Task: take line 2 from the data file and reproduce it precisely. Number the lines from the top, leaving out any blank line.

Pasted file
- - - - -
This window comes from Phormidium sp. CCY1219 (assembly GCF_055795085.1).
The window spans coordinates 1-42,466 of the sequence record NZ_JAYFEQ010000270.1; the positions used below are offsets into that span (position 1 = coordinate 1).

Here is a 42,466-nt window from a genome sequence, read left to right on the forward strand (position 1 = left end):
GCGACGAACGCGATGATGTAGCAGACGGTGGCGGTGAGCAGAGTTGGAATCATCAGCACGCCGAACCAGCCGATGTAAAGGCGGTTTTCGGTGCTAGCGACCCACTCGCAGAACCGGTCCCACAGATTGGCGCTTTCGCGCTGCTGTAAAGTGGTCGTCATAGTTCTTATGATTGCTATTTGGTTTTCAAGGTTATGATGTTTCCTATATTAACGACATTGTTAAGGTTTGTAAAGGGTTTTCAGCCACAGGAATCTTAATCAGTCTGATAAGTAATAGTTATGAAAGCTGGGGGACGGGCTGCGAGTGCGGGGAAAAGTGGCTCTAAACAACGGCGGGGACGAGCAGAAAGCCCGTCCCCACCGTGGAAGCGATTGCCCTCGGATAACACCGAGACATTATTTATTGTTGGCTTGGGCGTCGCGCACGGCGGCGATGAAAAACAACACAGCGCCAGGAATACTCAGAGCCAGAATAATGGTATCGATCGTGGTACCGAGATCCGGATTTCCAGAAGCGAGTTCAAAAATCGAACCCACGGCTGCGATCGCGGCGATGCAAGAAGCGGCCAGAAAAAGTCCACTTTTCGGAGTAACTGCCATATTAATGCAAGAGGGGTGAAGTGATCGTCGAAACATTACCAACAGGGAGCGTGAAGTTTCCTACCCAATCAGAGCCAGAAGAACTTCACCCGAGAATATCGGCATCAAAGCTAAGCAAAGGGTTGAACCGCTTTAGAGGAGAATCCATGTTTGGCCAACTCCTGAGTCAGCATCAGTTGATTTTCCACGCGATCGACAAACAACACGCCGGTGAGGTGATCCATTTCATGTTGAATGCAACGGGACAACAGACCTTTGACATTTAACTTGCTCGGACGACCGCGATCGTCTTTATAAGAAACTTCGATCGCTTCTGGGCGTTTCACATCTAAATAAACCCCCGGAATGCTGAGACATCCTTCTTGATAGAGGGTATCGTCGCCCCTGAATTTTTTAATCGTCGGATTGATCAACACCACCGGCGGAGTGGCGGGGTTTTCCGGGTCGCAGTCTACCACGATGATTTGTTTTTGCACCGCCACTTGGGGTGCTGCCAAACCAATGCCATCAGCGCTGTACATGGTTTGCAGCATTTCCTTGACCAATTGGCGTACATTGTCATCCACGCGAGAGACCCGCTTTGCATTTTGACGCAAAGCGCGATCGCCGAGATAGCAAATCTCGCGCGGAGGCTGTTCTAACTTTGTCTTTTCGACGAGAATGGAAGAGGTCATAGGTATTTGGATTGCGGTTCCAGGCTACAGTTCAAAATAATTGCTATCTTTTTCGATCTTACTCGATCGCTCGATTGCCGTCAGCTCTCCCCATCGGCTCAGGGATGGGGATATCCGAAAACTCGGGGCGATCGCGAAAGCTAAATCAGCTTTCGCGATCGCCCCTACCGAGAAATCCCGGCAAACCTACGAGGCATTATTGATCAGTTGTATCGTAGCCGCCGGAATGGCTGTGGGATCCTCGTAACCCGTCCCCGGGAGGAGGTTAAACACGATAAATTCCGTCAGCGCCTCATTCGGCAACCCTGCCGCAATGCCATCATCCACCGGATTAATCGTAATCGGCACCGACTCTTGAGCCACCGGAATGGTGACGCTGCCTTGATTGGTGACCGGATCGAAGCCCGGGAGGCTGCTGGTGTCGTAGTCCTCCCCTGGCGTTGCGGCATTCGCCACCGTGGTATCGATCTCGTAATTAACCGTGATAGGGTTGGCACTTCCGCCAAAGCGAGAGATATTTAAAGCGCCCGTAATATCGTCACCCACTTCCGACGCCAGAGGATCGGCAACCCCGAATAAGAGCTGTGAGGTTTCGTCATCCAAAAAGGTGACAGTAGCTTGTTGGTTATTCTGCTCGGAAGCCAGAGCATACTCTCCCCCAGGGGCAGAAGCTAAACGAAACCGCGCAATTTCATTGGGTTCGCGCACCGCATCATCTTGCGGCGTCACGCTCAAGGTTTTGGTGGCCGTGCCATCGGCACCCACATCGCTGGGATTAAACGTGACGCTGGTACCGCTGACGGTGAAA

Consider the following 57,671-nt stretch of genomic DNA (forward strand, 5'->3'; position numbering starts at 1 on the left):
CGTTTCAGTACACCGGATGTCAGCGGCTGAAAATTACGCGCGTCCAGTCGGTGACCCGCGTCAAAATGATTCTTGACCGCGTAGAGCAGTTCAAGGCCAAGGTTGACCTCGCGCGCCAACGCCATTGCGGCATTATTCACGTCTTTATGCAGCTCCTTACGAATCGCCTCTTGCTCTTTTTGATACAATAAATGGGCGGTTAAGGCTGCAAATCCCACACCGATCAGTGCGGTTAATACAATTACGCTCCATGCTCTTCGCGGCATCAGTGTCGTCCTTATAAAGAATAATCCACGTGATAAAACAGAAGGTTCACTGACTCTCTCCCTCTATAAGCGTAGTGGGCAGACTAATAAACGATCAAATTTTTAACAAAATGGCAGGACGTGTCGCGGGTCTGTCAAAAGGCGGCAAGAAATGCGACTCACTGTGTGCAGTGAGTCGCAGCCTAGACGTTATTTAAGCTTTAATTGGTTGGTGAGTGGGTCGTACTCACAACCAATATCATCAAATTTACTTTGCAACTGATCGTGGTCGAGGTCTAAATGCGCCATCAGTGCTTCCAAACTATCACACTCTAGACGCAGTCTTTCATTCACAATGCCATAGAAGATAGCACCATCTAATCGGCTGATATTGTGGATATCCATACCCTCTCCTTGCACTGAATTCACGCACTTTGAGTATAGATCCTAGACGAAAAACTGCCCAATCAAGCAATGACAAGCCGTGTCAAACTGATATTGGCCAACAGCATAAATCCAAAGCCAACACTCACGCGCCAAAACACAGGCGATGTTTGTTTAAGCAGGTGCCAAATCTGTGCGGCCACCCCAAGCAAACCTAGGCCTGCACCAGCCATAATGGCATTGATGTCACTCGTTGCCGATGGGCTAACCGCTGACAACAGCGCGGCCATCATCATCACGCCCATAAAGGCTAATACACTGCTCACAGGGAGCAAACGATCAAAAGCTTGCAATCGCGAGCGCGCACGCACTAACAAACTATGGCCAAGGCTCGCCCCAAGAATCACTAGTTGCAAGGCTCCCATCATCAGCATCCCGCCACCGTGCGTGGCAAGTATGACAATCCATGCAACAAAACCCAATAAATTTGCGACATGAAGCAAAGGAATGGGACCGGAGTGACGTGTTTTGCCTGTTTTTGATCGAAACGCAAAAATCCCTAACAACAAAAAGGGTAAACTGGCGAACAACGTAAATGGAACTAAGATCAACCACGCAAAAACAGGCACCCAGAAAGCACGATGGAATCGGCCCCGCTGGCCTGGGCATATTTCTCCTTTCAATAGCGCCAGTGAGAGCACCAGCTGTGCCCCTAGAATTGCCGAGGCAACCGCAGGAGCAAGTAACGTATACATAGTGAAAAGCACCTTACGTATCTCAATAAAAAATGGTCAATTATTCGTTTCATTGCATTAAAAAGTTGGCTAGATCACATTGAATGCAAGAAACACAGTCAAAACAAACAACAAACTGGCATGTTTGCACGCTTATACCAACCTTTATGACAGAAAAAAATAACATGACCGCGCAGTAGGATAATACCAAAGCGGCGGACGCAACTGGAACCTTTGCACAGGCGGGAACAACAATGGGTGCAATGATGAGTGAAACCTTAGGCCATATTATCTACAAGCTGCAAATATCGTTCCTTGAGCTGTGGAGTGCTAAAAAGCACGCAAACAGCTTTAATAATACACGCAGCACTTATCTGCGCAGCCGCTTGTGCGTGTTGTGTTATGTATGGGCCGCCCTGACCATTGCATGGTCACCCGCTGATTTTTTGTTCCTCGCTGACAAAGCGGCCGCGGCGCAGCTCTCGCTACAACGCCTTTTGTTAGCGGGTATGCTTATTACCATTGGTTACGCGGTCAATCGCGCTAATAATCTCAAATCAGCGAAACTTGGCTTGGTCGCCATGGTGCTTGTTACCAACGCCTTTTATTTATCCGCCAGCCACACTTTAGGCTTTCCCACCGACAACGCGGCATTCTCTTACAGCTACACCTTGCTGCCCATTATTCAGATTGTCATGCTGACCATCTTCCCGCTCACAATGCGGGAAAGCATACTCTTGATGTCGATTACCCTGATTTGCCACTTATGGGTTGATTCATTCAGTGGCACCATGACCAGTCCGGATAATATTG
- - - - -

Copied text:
The window spans coordinates 1-42,466 of the sequence record NZ_JAYFEQ010000270.1; the positions used below are offsets into that span (position 1 = coordinate 1).